Funk and IWIF board chairman Daniel E. McKew, the letter's recipient, also stressed that the agency was under a rapidly approaching deadline to select a new managed care contractor or find a way to take that operation in-house. SBMC's contract expired June 30.
The relationship between IWIF and SBMC dates to 1996, when the state agency issued an invitation for private firms to submit proposals to provide managed-care services. Eventually, in a decision sparking prolonged internal debate and a critical review by an outside auditor, IWIF threw out all the bids only to negotiate a $21 million agreement with SBMC.
Late last year, after public disclosures about the original SBMC contract, the IWIF board voted to reject a proposal to extend the SBMC contract for another year, ordering the staff to put the pact out to bid.
The disclosures about the original contract award, including excerpts from the critical audit report by Ernst and Young and quotes from the minutes of IWIF board executive sessions, triggered an angry war of words and a series of legal threats from Nicholas and his attorneys.
Session minutes revealed
In a letter dated Feb. 28, SBMC's legal counsel demanded payment from IWIF of more than $24.5 million, including $10 million for defamation and $3 million for "interference with a business relationship." SBMC lawyers said that release of the executive session minutes was a violation of state law.
According to his letters, Nicholas was particularly incensed over a comment made by McKew at an open board meeting Nov. 24, 1998, in which McKew stated that the IWIF board should not go along with a staff recommendation to extend SBMC's contract.
"There's been a black cloud over this contract," said McKew. "It seems to me the prudent thing to do would be to remove it and put some integrity back into the agency."
So serious were the threats of legal action that two board members critical of SBMC, Louise T. Keelty and Joseph M. Coale III, hired attorneys. The board later voted to reimburse the two for more than $2,000 in legal expenses incurred as a result.
Noting the Nov. 24 statement, Nicholas wrote that McKew either was the "pawn" of fellow board members or "you purposely and maliciously made statements which you knew were unsupported by the E & Y [Ernst and Young] report, were in fact untrue and which you knew would cause damage to my company and me in dollars and reputation."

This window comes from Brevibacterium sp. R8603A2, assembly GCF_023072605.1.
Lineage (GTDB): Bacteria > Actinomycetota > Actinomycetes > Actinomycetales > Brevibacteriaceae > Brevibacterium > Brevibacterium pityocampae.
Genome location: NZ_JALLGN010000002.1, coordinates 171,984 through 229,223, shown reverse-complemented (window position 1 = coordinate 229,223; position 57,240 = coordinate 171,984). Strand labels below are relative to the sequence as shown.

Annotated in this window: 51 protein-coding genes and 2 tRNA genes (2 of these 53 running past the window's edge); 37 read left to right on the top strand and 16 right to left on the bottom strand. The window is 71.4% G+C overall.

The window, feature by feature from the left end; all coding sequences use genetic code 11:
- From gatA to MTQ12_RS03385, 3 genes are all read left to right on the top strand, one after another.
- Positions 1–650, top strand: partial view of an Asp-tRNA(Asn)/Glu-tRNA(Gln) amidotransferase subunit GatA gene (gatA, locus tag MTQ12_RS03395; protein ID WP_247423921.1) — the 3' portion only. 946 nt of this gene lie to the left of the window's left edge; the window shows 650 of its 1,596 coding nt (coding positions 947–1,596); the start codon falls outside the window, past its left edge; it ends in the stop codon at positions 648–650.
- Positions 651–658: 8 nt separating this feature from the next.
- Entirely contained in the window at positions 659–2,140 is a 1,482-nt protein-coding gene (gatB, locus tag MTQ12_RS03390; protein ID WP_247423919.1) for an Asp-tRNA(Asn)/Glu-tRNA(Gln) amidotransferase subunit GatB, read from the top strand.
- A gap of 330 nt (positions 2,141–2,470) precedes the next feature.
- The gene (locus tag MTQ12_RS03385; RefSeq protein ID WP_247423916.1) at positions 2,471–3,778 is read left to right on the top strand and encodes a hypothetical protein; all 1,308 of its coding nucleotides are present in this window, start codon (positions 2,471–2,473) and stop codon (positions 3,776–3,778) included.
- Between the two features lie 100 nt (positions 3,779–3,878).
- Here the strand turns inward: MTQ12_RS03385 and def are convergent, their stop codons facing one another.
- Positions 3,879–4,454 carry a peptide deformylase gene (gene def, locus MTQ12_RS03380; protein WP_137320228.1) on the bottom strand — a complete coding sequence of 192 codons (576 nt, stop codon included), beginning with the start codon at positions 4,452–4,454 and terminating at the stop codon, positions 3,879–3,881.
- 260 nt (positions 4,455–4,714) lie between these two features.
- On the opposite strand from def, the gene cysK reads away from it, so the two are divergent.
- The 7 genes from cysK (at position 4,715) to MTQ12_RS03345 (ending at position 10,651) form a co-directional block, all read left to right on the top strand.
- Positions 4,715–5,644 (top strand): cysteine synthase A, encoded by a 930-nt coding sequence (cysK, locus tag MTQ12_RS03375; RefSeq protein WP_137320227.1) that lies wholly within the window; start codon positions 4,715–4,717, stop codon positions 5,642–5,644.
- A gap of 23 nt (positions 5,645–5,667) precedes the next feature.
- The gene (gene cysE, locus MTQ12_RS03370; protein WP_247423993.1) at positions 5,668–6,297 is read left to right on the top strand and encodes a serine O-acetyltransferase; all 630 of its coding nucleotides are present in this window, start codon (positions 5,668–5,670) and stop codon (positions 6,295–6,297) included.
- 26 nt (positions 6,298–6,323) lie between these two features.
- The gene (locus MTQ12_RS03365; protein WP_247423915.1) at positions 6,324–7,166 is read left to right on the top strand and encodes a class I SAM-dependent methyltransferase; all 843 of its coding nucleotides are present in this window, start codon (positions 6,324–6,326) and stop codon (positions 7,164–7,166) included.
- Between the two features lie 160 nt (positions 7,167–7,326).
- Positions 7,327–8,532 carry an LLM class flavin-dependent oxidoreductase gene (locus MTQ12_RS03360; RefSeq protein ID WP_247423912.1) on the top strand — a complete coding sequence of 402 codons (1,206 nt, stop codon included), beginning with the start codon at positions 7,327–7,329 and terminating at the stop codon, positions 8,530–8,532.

McKew said he did not see a conflict in voting for an agreement that included provisions ending the threats of litigation against himself and other board members.
"The personal side of this never influenced my vote," said McKew. "I don't think there was a conflict -- but I can't tell you I didn't grit my teeth paying this premium."
Coale and Keelty, who is no longer on the board, declined to comment.
Funk said that because of the legal threats, he felt it would have been negligent on his part not to include in the agreement language to protect board members from the threatened action.
Those threats came, records show, at the same time that IWIF managers were reporting a continuing deterioration in the services being provided by SBMC. By early March, the backlog of claims from injured workers had grown to more than 7,500, and IWIF began offering overtime to its employees to help eliminate the deficit. IWIF even turned to a temporary employment agency, Free State Adjusters, for additional help.
In memos to SBMC, IWIF officials said they believed SBMC was not living up to its contract and threatened suit for breach of contract.
Funk and McKew said the settlement was the best available option. They noted that SBMC had never collected the full $21 million authorized under the 1996 contract and that old claims handled by SBMC were not covered by the 1996 contract.
"We were really solving two problems," Funk said.
Pub Date: 10/05/99